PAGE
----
ROME (Reuters) - Italy’s president stepped in to try to calm markets on Wednesday after the country’s borrowing costs raced to catastrophic levels, saying urgent action would be taken to end a political crisis.
Head of state Giorgio Napolitano, expressing alarm about a collapse in market confidence, said there was no doubt about the resignation of Prime Minister Silvio Berlusconi once economic reforms were implemented by parliament within days.
When a financial stability law incorporating the reforms promised to European leaders was approved, Napolitano said he would rapidly hold consultations to end the crisis.
“Therefore, within a short time either a new government will be formed ... or parliament will be dissolved to immediately begin an electoral campaign,” Napolitano said.
The president, who has played an increasingly active role in the crisis, said he had been obliged to issue his statement because of the pressure on government bonds, whose yields shot above a “red line” of 7 percent on Wednesday.
In a possible sign that he was preparing the way for a so-called “technical government” led by an independent outsider, Napolitano named former European Commissioner Mario Monti as senator for life.
Monti has been widely seen as the most likely leader of a government of technocrats to implement vital economic reforms and steer Italy through to new elections in 2013.
Markets have been clamouring for weeks for Berlusconi to depart because of his failure to push through painful austerity measures and disarray from a rebellion inside his own party.
But the 75-year-old media tycoon’s pledge on Tuesday night to step down once vital economic reforms are passed instead accelerated the crisis at the centre of the euro zone, with markets unnerved by the unorthodox postponement of his resignation and fears of extended political uncertainty.
Analysts said Italy was now in territory where Greece, Ireland and Portugal were forced to seek bailouts.
Berlusconi’s insistence that the only way out was elections early next year, and deep political disagreement about the next move, only worsened the uncertainty, although two factions in his own PDL party said on Wednesday they opposed early polls.
In another indication of how serious the crisis of confidence is, spreads between Italian government paper and German bunds rose over another watershed of 500 basis points, reaching a record above 560.
An election would put Italy in limbo for several months and there was no sign of agreement on the urgent formation of a transitional government that could calm markets, but Napolitano clearly intends to force the pace.
Other politicians on Wednesday finally seemed to realise the urgent need to restore market confidence. A parliamentary source said lower house speaker Gianfranco Fini intended to have the financial stability law approved by Sunday.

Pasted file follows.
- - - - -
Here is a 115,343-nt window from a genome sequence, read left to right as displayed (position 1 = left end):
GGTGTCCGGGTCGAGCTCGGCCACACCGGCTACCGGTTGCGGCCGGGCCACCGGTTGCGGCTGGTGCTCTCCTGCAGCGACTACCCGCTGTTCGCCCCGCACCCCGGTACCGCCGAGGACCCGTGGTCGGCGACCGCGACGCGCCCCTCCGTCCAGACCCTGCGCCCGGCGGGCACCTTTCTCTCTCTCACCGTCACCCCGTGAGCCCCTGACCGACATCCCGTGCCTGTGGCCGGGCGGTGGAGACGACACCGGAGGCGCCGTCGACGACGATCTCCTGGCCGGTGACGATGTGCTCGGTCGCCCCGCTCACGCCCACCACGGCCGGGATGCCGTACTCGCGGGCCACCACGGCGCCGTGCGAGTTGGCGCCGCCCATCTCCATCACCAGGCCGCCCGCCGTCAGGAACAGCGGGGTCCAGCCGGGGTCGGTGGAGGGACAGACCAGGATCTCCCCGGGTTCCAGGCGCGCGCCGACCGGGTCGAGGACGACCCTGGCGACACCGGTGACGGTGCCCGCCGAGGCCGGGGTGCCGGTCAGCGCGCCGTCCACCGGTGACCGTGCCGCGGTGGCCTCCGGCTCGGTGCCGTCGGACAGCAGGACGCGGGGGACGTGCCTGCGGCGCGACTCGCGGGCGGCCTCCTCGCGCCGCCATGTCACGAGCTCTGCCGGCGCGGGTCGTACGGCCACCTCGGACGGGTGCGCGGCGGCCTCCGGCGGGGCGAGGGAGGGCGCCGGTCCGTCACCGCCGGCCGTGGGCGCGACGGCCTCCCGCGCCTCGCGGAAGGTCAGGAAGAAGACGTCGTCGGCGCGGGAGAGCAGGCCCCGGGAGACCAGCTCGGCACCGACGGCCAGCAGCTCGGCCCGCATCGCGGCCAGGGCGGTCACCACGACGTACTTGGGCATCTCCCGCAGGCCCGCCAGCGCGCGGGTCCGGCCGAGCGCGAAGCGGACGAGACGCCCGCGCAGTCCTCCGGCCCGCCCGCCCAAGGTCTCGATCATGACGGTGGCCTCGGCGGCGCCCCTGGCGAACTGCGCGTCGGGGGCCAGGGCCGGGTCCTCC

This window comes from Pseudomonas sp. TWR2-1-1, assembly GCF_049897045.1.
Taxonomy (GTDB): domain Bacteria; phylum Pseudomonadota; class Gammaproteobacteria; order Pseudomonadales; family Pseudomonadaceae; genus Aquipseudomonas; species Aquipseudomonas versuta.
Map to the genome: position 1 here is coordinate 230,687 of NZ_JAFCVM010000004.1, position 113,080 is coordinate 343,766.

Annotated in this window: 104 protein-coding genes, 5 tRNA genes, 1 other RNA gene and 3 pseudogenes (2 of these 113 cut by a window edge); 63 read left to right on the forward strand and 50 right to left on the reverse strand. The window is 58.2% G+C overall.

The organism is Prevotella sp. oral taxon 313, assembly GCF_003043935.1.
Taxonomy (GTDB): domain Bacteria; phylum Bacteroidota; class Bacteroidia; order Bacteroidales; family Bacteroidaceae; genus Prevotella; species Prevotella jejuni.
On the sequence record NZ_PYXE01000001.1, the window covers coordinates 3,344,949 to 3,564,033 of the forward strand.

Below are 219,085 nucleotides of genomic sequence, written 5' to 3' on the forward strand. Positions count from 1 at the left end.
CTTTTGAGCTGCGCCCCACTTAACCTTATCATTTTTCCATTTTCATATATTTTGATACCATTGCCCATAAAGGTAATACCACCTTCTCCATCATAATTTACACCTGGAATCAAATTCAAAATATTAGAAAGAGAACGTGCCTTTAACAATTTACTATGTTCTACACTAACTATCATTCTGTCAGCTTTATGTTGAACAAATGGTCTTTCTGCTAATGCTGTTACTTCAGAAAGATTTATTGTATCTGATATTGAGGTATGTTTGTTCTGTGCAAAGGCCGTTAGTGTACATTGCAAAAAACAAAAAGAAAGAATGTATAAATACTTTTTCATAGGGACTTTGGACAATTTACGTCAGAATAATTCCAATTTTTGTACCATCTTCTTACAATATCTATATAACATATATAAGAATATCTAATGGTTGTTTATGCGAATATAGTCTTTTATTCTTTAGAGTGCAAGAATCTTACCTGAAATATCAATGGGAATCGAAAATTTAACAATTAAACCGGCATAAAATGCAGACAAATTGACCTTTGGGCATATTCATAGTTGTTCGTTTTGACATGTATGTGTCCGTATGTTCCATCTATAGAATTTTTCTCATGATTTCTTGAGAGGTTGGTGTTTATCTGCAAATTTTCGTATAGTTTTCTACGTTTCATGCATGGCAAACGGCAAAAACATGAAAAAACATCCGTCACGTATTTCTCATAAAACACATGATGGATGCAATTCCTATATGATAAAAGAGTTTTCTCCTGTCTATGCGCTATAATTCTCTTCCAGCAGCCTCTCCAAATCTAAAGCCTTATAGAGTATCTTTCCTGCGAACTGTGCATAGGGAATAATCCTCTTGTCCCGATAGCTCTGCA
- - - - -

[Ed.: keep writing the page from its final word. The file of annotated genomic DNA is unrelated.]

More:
“Italy must regain credibility and confidence as a country for us first of all to get out from a very dangerous squeeze on financial markets,” said Napolitano, an 86-year-old former communist who has gone to the limits of his traditional powers to combat the crisis.
Italy’s centre-left opposition wants the urgent formation of a national unity government but its main leader, Pier Luigi Bersani, said this was unlikely because of resistance from the centre right. He believed elections were likely.
Berlusconi and his closest allies say a government of national unity, including the left, or of technocrats, would be an undemocratic “coup” against the last election in 2008.
But a significant number of PDL deputies appear to oppose elections.
They fear the centre-left victory predicted by opinion polls after Berlusconi’s popularity slumped because of a string of sex and legal scandals, political errors and above all the pressure from foreign markets.
Analysts say one consequence of the crisis could be the collapse of Berlusconi’s PDL as centrist parties try to woo its disgruntled members.
Berlusconi said that PDL party secretary and former justice minister Angelino Alfano, long his anointed successor, would be the centre right’s candidate for prime minister.
“I will resign as soon as the (budget) law is passed and, since I believe there is no other majority possible, I see elections being held at the beginning of February and I will not be a candidate in them,” he told La Stampa newspaper.
Italy is in the eye of the euro zone debt storm because, as the region’s third largest economy, it is viewed as too big to bail out. Its crisis therefore poses a real threat to the survival of the single currency.
Despite the new sense of urgency fuelled by Wednesday’s debacle in the markets, there are still wide disagreements both about the form of a new government and on budget and structural reforms to bring down Italy’s huge debt and revive its long-stagnant growth.
One small opposition group, the Italy of Values party, said on Wednesday it would vote against the reforms.
EU inspectors were in Rome on Wednesday to begin a monitoring mission aimed at ensuring economic reforms are carried out as part of an agreement reached at a G20 summit last week. Most of the reforms are incorporated in the budget measures to be voted on by parliament.
The European Commission sent a letter to Italy this week requesting more details on the reforms and saying additional measures would be needed to meet the target of balancing the budget by 2013.
Additional reporting by Paolo Biondi, Giselda Vagnoni, Francesca Piscioneri, Philip Pullella, James Mackenzie and Catherine Hornby; Editing by Andrew Roche